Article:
With all the buzz about Web runtimes, the new Sybase runtime, AOL open platform and Nokia/Trolltech/Qt it’s easy to assume that runtimes and frameworks reduce development fragmentation. However, if you look at history, it’s possible to see that runtimes can actually make the situation worse.
Take a few examples involving Windows Mobile and Nokia S60.
Windows Mobile. If you program for Windows Mobile you will know that both MFC (a programming library) and .NET framework have evolved over time and it’s not possible to rely on a person having a particular version of these on their device. At one time Microsoft recommended you link dynamically with MFC so as to have small executables (and downloads) and prevent bloating each exe with what would be the same code. Now, with the variety of MFC versions (and I suppose greater memory on devices), the accepted technique is to link statically and include all the code in every application.
It’s a similar situation with .NET compact framework. A method of working is to code against one version of the framework and rely on end users possibly having to download that particular version of the framework in addition to your application – which can run into megabytes of download and is a complicated extra step the user the user really shouldn’t have to concern themselves about. Alternatively, you can write different versions of the application for each framework version.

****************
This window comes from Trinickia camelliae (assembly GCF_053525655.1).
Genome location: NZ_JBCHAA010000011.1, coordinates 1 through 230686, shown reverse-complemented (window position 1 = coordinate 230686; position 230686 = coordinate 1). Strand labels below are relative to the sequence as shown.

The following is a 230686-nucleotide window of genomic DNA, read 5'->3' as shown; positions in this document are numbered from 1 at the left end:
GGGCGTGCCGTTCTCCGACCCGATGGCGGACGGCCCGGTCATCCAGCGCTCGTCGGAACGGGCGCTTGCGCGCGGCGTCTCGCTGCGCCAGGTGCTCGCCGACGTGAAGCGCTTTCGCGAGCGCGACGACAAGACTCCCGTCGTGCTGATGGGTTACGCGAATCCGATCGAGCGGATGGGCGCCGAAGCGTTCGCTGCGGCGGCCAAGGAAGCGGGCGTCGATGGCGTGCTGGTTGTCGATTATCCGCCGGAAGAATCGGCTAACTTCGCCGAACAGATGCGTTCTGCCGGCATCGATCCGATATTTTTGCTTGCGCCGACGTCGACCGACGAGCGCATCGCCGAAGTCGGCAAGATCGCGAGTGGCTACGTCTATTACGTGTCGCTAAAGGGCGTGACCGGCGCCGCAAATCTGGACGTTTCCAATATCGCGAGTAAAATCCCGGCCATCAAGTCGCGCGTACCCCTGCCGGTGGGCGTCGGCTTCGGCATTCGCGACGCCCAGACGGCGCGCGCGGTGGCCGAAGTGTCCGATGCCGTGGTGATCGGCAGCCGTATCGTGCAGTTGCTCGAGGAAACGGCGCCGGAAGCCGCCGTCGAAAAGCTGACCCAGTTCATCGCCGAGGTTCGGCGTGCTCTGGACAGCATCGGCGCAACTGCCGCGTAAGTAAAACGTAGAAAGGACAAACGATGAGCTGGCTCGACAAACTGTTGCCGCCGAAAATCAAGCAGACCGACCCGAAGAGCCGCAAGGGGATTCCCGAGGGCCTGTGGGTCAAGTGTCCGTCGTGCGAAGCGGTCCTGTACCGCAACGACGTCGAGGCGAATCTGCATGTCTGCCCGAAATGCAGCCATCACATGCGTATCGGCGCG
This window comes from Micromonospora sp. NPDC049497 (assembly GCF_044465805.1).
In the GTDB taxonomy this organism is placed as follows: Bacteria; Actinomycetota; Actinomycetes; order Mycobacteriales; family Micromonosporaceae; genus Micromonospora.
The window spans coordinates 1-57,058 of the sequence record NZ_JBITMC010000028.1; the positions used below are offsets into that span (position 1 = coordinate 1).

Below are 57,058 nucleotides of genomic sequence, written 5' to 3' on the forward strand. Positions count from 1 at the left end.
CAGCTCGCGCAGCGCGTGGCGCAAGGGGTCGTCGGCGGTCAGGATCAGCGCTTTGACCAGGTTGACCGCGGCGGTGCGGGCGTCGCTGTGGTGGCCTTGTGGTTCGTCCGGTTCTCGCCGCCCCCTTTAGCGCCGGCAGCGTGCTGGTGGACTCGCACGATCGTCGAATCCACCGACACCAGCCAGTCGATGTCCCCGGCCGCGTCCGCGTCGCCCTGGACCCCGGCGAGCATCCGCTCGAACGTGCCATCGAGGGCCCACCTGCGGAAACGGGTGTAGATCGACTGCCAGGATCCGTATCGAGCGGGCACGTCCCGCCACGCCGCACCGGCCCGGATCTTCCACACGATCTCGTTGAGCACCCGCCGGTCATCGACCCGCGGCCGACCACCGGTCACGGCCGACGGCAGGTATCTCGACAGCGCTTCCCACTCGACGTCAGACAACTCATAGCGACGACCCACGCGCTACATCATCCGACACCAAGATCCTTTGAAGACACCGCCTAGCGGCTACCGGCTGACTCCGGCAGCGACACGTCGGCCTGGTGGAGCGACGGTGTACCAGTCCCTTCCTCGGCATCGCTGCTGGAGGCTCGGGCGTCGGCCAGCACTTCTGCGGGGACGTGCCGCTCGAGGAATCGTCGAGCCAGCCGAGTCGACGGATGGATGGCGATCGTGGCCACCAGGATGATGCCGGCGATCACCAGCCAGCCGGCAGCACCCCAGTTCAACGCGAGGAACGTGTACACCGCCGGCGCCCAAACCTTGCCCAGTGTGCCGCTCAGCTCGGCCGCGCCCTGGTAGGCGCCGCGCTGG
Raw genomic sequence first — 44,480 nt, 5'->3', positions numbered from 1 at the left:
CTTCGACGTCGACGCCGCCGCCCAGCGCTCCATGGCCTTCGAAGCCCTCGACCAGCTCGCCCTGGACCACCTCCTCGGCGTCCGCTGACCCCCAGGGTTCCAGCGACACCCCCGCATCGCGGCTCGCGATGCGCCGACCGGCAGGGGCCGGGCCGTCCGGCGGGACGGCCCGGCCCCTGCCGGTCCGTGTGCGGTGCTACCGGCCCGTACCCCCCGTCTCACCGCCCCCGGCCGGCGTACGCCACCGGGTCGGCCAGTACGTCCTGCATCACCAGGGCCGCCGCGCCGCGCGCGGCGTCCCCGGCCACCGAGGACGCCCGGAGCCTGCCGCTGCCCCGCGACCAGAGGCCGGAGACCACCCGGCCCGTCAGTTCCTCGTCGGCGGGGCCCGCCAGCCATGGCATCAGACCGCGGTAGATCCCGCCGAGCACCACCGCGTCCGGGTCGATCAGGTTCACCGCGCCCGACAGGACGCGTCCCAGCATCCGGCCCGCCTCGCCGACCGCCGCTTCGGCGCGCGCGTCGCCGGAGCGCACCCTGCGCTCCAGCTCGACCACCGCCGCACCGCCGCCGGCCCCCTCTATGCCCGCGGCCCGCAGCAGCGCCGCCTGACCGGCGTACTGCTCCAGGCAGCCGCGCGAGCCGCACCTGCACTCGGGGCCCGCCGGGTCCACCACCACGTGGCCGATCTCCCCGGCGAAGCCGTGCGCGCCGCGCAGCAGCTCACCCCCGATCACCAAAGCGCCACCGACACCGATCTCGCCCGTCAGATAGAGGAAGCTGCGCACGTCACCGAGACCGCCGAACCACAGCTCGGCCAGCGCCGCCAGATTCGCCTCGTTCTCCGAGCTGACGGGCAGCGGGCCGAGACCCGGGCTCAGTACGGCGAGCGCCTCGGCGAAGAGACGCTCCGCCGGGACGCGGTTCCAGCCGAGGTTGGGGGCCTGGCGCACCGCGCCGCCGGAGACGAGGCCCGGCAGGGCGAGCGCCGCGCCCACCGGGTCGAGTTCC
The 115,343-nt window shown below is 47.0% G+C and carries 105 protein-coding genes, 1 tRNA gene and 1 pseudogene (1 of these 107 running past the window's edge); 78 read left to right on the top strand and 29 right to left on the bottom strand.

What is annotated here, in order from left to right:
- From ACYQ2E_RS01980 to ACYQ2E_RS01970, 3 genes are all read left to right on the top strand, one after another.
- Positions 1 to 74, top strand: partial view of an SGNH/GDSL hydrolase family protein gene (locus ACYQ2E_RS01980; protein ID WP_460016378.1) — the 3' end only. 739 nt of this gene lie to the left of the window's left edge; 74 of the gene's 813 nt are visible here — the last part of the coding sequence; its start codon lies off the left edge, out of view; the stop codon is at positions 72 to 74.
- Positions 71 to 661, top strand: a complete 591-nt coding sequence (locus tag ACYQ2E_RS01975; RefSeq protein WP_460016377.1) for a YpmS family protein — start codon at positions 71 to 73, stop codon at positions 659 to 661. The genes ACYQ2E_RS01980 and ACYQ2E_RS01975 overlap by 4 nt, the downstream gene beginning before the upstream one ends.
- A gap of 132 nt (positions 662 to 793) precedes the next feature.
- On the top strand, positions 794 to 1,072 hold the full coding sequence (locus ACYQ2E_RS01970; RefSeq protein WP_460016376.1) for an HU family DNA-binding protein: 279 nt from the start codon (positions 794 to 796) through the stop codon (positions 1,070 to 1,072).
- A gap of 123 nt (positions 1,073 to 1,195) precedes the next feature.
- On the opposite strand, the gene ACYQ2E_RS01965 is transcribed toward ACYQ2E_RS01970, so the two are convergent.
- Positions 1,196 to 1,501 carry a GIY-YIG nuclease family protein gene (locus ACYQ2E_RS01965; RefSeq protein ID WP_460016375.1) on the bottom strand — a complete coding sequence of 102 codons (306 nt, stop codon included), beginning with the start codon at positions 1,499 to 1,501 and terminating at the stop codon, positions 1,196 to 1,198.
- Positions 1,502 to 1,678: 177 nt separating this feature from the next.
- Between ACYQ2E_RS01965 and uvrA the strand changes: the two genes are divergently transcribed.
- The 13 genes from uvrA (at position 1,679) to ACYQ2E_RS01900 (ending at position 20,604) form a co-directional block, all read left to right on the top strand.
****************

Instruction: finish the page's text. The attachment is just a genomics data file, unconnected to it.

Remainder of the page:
For many serious applications, .NET compact framework excludes many things and the extra effort of interfacing with base Win32 c code sometimes makes it a better choice to use Win32 for everything – with no dependencies on MFC and .NET compact framework and hence maximum compatibility across Windows Mobile devices.
Nokia S60. If you work with the Nokia WebKit runtime, SVG, Flash Lite or even once used Appforge you will know that again, it’s not possible to rely on a person having a particular version on their phone. With Webkit it depends not only on the phone OS version but also possibly the firmware version as only newer firmware includes it.
Despite SVG on over 100 million phones and 100 different handsets most contain SVG-T 1.1. This is basically a rendering engine. Version 1.2 is the version required for interactivity and improved user experience.
The fundamental problem is that runtimes/frameworks themselves have different versions with different capabilities and different bugs. The versions also tend to be out of step with underlying OS versions which complicates compatibility.
I suppose frameworks will always evolve and fragment capability. In this post I have spoken of mostly frameworks within an OS. Maybe if frameworks eventually significantly cover multiple operating systems, the advantages of cross platform support will outweigh the disadvantages.
Also, the examples I have been talking about assume you want to distribute an application to arbitrary people. If you have a controlled device, for example in a corporate or industrial environment then you can nearly always ensure the runtime or framework is already available.